Did your really think someone could follow that train of thought without a paycheck? I usually like all teasers, but this one was off the hook. But once I saw your train of thought and looked at the six digit number, which you led people to believe, the six digit number could have been any sic digits. I love Braingle. and you too. Good Teaser, boring but good, I hope you are truly good in math? You are not lying to us?

I think the train of thought in the teaser was easier to follow than your comment...did you have a point?

loved this one as well! Excellent thinking!

Wow. The train of thought ran right over me!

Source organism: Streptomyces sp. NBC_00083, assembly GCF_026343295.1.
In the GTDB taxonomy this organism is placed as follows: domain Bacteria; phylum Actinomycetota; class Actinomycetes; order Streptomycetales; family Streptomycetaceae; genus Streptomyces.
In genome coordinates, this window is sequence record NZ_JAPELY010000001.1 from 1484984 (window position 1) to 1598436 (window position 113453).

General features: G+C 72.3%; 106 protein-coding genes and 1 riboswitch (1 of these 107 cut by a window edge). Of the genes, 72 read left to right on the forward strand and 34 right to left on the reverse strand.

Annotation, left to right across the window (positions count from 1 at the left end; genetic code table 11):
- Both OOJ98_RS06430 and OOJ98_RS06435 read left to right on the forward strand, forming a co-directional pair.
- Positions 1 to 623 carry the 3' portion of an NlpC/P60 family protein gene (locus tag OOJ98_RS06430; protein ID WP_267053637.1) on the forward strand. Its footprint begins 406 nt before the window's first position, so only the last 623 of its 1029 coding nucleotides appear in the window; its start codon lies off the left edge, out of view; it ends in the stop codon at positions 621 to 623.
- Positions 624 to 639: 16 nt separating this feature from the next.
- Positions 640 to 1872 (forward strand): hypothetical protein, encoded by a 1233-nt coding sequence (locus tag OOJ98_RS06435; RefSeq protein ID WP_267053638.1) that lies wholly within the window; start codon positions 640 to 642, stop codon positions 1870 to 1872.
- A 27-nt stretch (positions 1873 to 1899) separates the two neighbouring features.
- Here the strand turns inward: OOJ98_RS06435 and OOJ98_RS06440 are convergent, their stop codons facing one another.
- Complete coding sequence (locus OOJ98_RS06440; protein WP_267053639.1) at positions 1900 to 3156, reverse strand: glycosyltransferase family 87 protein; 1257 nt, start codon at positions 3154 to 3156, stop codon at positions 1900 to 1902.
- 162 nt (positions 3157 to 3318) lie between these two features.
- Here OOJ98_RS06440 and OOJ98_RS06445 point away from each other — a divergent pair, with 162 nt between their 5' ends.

This seemed to be impossible at first, at least impossible to have a unique solution. It was amazing how as I worked on it the choices kept narrowing down. I thought this one was actually quite a bit easier than your Polygonal House teaser, probably because I got the "aha!" quicker on this one.

Another incredible teaser! Keep 'em coming!

How do you come up with these?

This seemed to be impossible at first, at least impossible to have a unique solution. It was amazing how as I worked on it the choices kept narrowing down. I thought this one was actually quite a bit easier than your Polygonal House teaser, probably because I got the "aha!" quicker on this one.

Another incredible teaser! Keep 'em coming!

How do you come up with these?

Thank you ron for the comment and complement!